Abnormal matrix can develop in chronic wounds containing proteases that digest fibronectin and growth factors in the fibrin clot, causing a degraded matrix that no longer supports re-epithelialization or formation of granulation tissue.

Managing wounds unresponsive to treatment

Cells in chronic wounds become unresponsive, unable to divide or respond to such messengers as cytokines and growth factors. This results in phenotypic dysregulation. For successful wound-bed preparation, options may include bioengineered skin-cell therapy, stem-cell therapies, and platelet-rich plasma (PRP) for cutaneous wounds.

Bioengineered skin-cell therapy

Bioengineering treatments have provided viable therapeutic options, especially in managing chronic or difficult-to-heal wounds. Bioengineered skin and soft-tissue substitutes can be acellular or cellular.

Acellular products contain a matrix or scaffold composed of such materials as collagen, hyaluronic acid, and fibronectin. These products differ in various ways, including:

species source (human, bovine, or porcine)

tissue source (such as dermis, pericardium, or intestinal mucosa)

additives (for instance, antibiotics or surfactants)

hydration (wet or freeze-dried)

required preparation (multiple rinses or rehydration).

Cellular products contain living cells, such as fibroblasts and keratinocytes within the matrix. Cells within the matrix may be autologous, allogeneic, or derived from other species (such as sheep or pigs). Skin substitutes also may be composed of dermal cells, epidermal cells, or a combination and may provide growth factors to stimulate healing. Topical growth factors are used as an adjuvant treatment to such therapies as debridement, off-loading, frequent dressing changes, and compression of wounds caused by vascular insufficiency

Stem-cell therapy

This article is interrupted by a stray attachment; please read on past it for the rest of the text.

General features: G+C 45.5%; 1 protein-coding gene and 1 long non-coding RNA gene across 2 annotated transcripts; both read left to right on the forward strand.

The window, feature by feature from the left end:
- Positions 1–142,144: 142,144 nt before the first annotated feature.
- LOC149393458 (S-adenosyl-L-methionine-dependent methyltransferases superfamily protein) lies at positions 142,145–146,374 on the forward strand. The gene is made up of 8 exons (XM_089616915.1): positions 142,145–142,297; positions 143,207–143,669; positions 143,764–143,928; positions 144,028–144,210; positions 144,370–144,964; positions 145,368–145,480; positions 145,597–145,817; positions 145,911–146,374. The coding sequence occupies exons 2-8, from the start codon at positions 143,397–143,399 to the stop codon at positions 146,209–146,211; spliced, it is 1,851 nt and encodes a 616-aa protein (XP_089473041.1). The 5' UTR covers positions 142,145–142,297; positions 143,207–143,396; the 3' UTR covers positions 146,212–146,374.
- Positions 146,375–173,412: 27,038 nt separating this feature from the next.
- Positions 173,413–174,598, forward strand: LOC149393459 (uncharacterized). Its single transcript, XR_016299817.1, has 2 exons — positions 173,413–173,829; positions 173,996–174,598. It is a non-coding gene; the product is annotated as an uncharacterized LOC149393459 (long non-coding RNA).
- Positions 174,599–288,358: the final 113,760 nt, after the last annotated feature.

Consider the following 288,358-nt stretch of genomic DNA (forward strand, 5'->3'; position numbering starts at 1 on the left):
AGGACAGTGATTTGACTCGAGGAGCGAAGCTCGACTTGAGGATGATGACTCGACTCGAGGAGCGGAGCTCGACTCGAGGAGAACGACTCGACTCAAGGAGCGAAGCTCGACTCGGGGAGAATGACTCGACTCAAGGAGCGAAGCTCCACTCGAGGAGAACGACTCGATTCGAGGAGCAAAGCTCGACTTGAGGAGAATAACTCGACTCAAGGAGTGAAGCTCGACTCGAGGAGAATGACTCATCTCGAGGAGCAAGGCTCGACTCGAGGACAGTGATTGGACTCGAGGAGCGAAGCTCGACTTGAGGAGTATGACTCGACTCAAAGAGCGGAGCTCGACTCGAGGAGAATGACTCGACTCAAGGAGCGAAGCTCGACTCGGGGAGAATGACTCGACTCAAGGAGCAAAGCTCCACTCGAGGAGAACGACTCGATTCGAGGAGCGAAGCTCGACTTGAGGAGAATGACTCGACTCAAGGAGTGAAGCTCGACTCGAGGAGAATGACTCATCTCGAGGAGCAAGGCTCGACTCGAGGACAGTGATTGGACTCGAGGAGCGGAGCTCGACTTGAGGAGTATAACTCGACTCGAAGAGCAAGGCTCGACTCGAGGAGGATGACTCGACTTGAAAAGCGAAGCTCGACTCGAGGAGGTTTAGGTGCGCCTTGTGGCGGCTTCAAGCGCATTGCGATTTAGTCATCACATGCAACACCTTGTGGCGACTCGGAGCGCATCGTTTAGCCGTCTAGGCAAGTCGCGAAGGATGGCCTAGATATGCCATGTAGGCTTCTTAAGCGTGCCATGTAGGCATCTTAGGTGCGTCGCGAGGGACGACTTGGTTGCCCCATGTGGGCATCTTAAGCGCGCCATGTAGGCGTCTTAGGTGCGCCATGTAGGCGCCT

Use of stem cells in tissue regeneration has significant potential in cutaneous wound-bed preparation. Stem cells act in several ways to aid wound repair; in chronic wounds, they  could serve as an additional tool for therapeutic augmentation. This combined mode of repair and regeneration probably explains why cell therapies are more effective than simpler alternatives, such as direct growth-factor therapy treatment.


Multiple studies since the 1990s have shown promising results for PRP. For instance, researchers found PRP gel accelerates bone regeneration and studies confirmed the presence of specific platelet-derived growth factor receptors (PDGFs) in bone tissue. Research has uncovered strong evidence that these therapies are effective.

The PRP gel aids molecular and cellular induction of normal wound-healing responses, similar to platelet activation. In addition, PRP contains several growth factors and other cytokines that stimulate healing of bone and soft tissues. Autologous PRP is an advanced wound therapy used for hard-to-heal acute and chronic wounds.

Growth factors such as topical PDGF can help correct matrix abnormalities of growth factors. Also, studies have found that accelerated wound healing follows topical application of epidermal growth factor derived from the patient’s own cultured keratino cytes, delivered in a fluid compress.

A systematic approach

When preparing the patient’s wound bed and managing the wound, use a systematic approach that helps remove barriers to healing. Proper preparation helps ensure optimal patient outcomes.

Kulbir Dhillon is a nurse practitioner and wound care specialist with VA HBPC in Sacramento, California.

Selected references

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Knox KR, Datiashvili RO, Granick MS. Surgical wound bed preparation of chronic and acute wounds. Clin Plast Surg. 2007;34(4):633-41.

Laplaud AL, Blaizot X, Gaillard C, et al. Wound debridement: comparative reliability of three methods for measuring fibrin percentage in chronic wounds. Wound Repair Regen. 2010;18(1):13-20.

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Opletalová K, Blaizot X, Mourgeon B, et al. Maggot therapy for wound debridement: a randomized multicenter trial. Arch Dermatol. 2012;148(4):432-8.

Panuncialman J, Falanga V. The science of wound bed preparation. Surg Clin North Am. 2009;89(3):611-26.

Paul AG, Ahmad NW, Lee HL, et al. Maggot debridement therapy with Lucilia cuprina: a comparison with conventional debridement in diabetic foot ulcers. Int Wound J. 2009;6(1):39-46.

Payne WG, Salas RE, Ko F, et al. Enzymatic debriding agents are safe in wounds with high bacterial bioburdens and stimulate healing. Eplasty. 2008;7;8:e17.

Sardina D. Wound bed preparation. In: Skin and Wound Management Course Workbook. Lake Geneva, WI: Wound Care Education Institute; August 2010;5:42-58.